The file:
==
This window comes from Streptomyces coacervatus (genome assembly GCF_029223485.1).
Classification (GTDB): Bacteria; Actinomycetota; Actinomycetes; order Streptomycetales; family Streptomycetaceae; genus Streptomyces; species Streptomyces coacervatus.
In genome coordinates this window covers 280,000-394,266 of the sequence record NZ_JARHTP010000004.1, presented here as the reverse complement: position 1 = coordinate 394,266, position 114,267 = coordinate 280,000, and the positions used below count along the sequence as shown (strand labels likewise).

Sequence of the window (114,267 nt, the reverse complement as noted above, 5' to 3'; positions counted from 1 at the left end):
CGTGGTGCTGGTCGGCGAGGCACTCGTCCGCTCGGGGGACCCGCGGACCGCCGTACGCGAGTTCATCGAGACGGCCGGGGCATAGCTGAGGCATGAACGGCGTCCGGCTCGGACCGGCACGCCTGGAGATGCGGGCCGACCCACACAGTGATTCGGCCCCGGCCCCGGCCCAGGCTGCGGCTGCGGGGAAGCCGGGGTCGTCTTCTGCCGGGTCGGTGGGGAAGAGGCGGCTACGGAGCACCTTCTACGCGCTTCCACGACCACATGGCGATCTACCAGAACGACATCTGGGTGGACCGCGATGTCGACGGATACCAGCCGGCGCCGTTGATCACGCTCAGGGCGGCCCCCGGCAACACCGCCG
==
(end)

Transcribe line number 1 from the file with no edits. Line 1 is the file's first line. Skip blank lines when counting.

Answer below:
This window comes from Streptomyces coacervatus (genome assembly GCF_029223485.1).